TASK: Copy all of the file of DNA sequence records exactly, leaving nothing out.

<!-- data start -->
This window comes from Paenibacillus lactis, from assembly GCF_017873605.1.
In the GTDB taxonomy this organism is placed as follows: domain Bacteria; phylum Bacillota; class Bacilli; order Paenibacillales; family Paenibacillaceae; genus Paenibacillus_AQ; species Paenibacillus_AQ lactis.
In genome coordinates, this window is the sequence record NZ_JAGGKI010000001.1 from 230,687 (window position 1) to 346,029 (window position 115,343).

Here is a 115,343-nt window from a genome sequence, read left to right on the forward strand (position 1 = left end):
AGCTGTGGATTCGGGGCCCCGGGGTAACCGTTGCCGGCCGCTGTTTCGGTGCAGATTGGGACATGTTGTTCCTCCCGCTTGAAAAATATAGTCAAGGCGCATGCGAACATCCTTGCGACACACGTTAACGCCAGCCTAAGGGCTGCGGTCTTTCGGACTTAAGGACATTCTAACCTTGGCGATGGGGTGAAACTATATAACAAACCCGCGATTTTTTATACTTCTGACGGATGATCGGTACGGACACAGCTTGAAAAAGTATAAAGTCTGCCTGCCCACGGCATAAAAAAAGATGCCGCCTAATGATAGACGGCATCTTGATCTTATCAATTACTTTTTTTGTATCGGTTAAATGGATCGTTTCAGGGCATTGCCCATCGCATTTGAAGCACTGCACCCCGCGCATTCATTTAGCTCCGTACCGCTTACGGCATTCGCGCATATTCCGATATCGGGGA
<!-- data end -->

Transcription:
This window comes from Paenibacillus lactis, from assembly GCF_017873605.1.
In the GTDB taxonomy this organism is placed as follows: domain Bacteria; phylum Bacillota; class Bacilli; order Paenibacillales; family Paenibacillaceae; genus Paenibacillus_AQ; species Paenibacillus_AQ lactis.
In genome coordinates, this window is the sequence record NZ_JAGGKI010000001.1 from 230,687 (window position 1) to 346,029 (window position 115,343).

Here is a 115,343-nt window from a genome sequence, read left to right on the forward strand (position 1 = left end):
AGCTGTGGATTCGGGGCCCCGGGGTAACCGTTGCCGGCCGCTGTTTCGGTGCAGATTGGGACATGTTGTTCCTCCCGCTTGAAAAATATAGTCAAGGCGCATGCGAACATCCTTGCGACACACGTTAACGCCAGCCTAAGGGCTGCGGTCTTTCGGACTTAAGGACATTCTAACCTTGGCGATGGGGTGAAACTATATAACAAACCCGCGATTTTTTATACTTCTGACGGATGATCGGTACGGACACAGCTTGAAAAAGTATAAAGTCTGCCTGCCCACGGCATAAAAAAAGATGCCGCCTAATGATAGACGGCATCTTGATCTTATCAATTACTTTTTTTGTATCGGTTAAATGGATCGTTTCAGGGCATTGCCCATCGCATTTGAAGCACTGCACCCCGCGCATTCATTTAGCTCCGTACCGCTTACGGCATTCGCGCATATTCCGATATCGGGGA